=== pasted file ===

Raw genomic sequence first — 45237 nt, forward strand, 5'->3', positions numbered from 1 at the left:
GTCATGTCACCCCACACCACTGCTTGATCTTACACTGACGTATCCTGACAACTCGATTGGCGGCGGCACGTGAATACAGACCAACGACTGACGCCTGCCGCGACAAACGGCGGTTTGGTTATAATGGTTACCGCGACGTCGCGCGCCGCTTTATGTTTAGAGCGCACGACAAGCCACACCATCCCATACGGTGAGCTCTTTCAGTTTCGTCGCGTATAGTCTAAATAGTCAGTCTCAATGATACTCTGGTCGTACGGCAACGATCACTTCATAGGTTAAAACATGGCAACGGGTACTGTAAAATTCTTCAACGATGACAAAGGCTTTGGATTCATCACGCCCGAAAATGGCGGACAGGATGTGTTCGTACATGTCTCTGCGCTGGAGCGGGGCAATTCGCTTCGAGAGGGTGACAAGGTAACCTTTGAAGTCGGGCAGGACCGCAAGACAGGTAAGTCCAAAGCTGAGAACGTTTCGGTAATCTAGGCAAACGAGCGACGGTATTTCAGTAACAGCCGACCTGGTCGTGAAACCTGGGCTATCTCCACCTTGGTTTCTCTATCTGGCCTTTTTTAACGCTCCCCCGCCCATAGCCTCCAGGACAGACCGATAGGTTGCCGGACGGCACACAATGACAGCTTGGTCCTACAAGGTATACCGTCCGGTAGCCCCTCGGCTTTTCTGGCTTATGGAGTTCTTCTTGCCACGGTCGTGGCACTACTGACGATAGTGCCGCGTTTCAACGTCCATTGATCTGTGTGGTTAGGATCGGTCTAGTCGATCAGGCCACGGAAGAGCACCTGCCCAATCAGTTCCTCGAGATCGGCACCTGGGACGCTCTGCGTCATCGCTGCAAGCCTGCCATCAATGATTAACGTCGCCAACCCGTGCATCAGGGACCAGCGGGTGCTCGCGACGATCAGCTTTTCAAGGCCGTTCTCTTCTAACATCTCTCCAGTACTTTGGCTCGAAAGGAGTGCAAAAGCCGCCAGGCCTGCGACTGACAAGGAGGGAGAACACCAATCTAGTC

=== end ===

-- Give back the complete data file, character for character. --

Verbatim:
Raw genomic sequence first — 45237 nt, forward strand, 5'->3', positions numbered from 1 at the left:
GTCATGTCACCCCACACCACTGCTTGATCTTACACTGACGTATCCTGACAACTCGATTGGCGGCGGCACGTGAATACAGACCAACGACTGACGCCTGCCGCGACAAACGGCGGTTTGGTTATAATGGTTACCGCGACGTCGCGCGCCGCTTTATGTTTAGAGCGCACGACAAGCCACACCATCCCATACGGTGAGCTCTTTCAGTTTCGTCGCGTATAGTCTAAATAGTCAGTCTCAATGATACTCTGGTCGTACGGCAACGATCACTTCATAGGTTAAAACATGGCAACGGGTACTGTAAAATTCTTCAACGATGACAAAGGCTTTGGATTCATCACGCCCGAAAATGGCGGACAGGATGTGTTCGTACATGTCTCTGCGCTGGAGCGGGGCAATTCGCTTCGAGAGGGTGACAAGGTAACCTTTGAAGTCGGGCAGGACCGCAAGACAGGTAAGTCCAAAGCTGAGAACGTTTCGGTAATCTAGGCAAACGAGCGACGGTATTTCAGTAACAGCCGACCTGGTCGTGAAACCTGGGCTATCTCCACCTTGGTTTCTCTATCTGGCCTTTTTTAACGCTCCCCCGCCCATAGCCTCCAGGACAGACCGATAGGTTGCCGGACGGCACACAATGACAGCTTGGTCCTACAAGGTATACCGTCCGGTAGCCCCTCGGCTTTTCTGGCTTATGGAGTTCTTCTTGCCACGGTCGTGGCACTACTGACGATAGTGCCGCGTTTCAACGTCCATTGATCTGTGTGGTTAGGATCGGTCTAGTCGATCAGGCCACGGAAGAGCACCTGCCCAATCAGTTCCTCGAGATCGGCACCTGGGACGCTCTGCGTCATCGCTGCAAGCCTGCCATCAATGATTAACGTCGCCAACCCGTGCATCAGGGACCAGCGGGTGCTCGCGACGATCAGCTTTTCAAGGCCGTTCTCTTCTAACATCTCTCCAGTACTTTGGCTCGAAAGGAGTGCAAAAGCCGCCAGGCCTGCGACTGACAAGGAGGGAGAACACCAATCTAGTC